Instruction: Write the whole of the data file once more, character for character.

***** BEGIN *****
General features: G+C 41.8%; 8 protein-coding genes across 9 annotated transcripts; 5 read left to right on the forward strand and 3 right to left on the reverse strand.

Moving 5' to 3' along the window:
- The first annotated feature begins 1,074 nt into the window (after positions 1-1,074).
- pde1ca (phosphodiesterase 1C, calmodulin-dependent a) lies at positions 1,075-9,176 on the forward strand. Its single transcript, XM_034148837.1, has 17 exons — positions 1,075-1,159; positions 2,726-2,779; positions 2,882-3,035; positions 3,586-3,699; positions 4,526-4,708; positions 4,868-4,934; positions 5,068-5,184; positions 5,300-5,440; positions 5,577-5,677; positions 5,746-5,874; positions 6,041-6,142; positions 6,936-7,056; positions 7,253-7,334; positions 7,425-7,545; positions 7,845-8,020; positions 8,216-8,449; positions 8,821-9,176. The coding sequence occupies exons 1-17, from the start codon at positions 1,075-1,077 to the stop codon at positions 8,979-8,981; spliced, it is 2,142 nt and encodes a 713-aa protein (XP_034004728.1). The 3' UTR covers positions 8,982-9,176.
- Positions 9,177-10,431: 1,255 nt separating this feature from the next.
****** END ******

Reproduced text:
General features: G+C 41.8%; 8 protein-coding genes across 9 annotated transcripts; 5 read left to right on the forward strand and 3 right to left on the reverse strand.

Moving 5' to 3' along the window:
- The first annotated feature begins 1,074 nt into the window (after positions 1-1,074).
- pde1ca (phosphodiesterase 1C, calmodulin-dependent a) lies at positions 1,075-9,176 on the forward strand. Its single transcript, XM_034148837.1, has 17 exons — positions 1,075-1,159; positions 2,726-2,779; positions 2,882-3,035; positions 3,586-3,699; positions 4,526-4,708; positions 4,868-4,934; positions 5,068-5,184; positions 5,300-5,440; positions 5,577-5,677; positions 5,746-5,874; positions 6,041-6,142; positions 6,936-7,056; positions 7,253-7,334; positions 7,425-7,545; positions 7,845-8,020; positions 8,216-8,449; positions 8,821-9,176. The coding sequence occupies exons 1-17, from the start codon at positions 1,075-1,077 to the stop codon at positions 8,979-8,981; spliced, it is 2,142 nt and encodes a 713-aa protein (XP_034004728.1). The 3' UTR covers positions 8,982-9,176.
- Positions 9,177-10,431: 1,255 nt separating this feature from the next.